Stephen Colbert, you know I adore you, but this time you went too far. It’s not your fault. I mean, who doesn’t think that “morning sickness” is funny? Well, unless you’ve had morning sickness, of course.Then again, my toddler had the stomach flu the same time I had morning sickness, which resulted in both of us revisting our breakfasts into a plastic toy wagon like we were in a frat house on a Sunday morning. Not funny at the time, but later? Mildly amusing.
But Stephen, you made fun of Kate Middleton’s illness, hyperemis gravidarum, which isn’t your mother’s morning sickness, so to speak. It’s not just nausea, but nausea with severe vomiting, which causes severe dehydration and prevents you from keeping any food down. When it lands you in the hospital like it did for the Duchess, it’s pretty serious.
According to women who have endured hyperemis gravidarum, it’s tortuous. One woman told the Huffington Post, “I wanted to kill myself,” and got through weeks of extreme sickness with help from signs her mother posted around the house that read: “You can do this.”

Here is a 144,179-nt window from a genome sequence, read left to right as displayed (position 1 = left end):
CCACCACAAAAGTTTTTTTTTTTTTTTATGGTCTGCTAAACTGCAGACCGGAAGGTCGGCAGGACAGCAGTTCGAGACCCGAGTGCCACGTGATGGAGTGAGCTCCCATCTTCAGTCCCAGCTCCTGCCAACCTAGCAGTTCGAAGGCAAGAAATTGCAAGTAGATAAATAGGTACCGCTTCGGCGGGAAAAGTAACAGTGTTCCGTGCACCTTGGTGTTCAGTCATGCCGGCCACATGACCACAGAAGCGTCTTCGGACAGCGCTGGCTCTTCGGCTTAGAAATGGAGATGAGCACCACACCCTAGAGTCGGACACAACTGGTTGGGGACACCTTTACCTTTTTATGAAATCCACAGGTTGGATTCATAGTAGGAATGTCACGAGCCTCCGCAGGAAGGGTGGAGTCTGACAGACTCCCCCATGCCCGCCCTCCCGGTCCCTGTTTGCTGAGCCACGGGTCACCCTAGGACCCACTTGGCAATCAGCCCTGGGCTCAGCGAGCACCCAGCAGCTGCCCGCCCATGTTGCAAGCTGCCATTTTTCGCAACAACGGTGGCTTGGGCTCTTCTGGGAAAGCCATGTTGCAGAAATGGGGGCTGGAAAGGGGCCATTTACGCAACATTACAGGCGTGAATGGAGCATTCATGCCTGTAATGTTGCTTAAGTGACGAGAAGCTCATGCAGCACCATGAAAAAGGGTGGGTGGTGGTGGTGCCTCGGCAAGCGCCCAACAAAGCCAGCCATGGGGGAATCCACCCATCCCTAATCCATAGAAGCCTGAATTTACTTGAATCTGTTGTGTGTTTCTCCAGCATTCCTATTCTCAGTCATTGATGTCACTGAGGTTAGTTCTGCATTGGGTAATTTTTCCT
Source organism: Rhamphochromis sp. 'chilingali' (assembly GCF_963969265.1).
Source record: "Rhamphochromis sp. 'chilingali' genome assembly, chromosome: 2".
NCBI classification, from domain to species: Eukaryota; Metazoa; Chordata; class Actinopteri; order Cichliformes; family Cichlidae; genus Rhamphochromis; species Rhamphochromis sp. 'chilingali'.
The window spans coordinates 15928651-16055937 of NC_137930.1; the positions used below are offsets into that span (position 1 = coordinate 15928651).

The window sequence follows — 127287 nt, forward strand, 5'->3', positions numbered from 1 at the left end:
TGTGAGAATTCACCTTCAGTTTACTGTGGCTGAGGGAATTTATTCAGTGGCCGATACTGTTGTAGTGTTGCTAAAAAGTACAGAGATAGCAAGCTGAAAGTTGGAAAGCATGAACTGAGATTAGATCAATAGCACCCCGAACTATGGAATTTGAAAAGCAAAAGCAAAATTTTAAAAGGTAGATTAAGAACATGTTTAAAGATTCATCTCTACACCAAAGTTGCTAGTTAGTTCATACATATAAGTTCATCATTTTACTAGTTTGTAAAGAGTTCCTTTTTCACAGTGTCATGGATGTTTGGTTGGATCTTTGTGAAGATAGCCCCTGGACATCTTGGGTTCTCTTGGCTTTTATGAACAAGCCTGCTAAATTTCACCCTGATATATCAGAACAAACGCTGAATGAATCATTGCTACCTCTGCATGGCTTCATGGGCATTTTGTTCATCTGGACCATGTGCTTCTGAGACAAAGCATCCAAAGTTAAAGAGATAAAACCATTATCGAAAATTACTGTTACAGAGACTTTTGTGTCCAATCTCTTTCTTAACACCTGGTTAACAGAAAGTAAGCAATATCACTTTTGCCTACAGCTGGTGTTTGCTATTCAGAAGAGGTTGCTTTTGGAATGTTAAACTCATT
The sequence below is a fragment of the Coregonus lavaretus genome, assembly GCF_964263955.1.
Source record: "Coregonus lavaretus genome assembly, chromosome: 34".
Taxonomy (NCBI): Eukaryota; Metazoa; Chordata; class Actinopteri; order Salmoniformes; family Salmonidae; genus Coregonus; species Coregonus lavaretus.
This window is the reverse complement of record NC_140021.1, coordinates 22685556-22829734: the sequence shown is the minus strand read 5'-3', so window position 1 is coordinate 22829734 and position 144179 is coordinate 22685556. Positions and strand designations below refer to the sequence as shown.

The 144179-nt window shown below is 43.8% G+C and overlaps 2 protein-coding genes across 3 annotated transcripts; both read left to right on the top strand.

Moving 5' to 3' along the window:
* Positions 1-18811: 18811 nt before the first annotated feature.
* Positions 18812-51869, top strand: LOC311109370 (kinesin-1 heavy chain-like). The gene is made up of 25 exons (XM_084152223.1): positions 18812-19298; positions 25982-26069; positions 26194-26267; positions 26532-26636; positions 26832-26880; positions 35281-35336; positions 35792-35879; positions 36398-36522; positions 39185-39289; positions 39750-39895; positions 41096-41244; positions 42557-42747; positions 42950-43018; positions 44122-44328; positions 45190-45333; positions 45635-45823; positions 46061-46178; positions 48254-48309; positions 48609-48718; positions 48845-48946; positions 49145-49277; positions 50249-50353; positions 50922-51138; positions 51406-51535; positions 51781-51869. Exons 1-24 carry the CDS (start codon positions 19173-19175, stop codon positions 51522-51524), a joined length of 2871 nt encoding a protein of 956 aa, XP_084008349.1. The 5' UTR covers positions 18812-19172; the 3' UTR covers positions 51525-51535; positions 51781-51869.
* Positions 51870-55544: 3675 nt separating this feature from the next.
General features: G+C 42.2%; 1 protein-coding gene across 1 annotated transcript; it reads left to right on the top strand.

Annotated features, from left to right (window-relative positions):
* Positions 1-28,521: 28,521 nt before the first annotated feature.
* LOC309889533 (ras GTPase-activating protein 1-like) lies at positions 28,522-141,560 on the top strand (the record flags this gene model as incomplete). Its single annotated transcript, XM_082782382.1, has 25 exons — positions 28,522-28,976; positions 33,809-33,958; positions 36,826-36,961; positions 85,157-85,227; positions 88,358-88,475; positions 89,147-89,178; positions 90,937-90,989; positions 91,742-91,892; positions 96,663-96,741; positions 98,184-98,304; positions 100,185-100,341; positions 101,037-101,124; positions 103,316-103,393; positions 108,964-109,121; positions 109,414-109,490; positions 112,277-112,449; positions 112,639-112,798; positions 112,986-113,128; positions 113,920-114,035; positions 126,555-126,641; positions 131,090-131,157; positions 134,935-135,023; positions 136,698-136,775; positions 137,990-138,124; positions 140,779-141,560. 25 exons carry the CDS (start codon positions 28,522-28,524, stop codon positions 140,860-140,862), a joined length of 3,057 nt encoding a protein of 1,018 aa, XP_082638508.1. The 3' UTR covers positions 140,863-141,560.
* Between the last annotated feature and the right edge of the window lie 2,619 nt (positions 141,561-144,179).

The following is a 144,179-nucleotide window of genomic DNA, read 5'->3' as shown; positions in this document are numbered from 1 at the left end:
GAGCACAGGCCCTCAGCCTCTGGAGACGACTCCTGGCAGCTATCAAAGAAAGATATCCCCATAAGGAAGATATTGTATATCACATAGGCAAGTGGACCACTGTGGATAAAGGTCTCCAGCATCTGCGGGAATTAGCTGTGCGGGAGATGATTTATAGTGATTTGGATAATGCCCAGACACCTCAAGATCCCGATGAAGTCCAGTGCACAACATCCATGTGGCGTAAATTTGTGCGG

Worse, people, including doctors, make patients feel like it’s all in their heads. Yet, some patients vomit up to 20 times a day, while some are hospitalized for near starvation. Experts say it lasts on average 17.3 weeks — which means that Kate could be in this until April, if not until the baby’s (or babies) born.
And then there’s the hoopla over a royal baby. In other words, everyone’s watching, and not a few are wondering if she’s a royal wimp. If I had to stand outside the hospital and smile for the cameras ,”slightly wobbly-looking,” after I’d been vomiting for days, I’d want to flip everyone the royal bird. She’s forced to put on a smile and talk about how wonderful the blessed news is when really, she’d like to puke and lie down.
And that ain’t funny.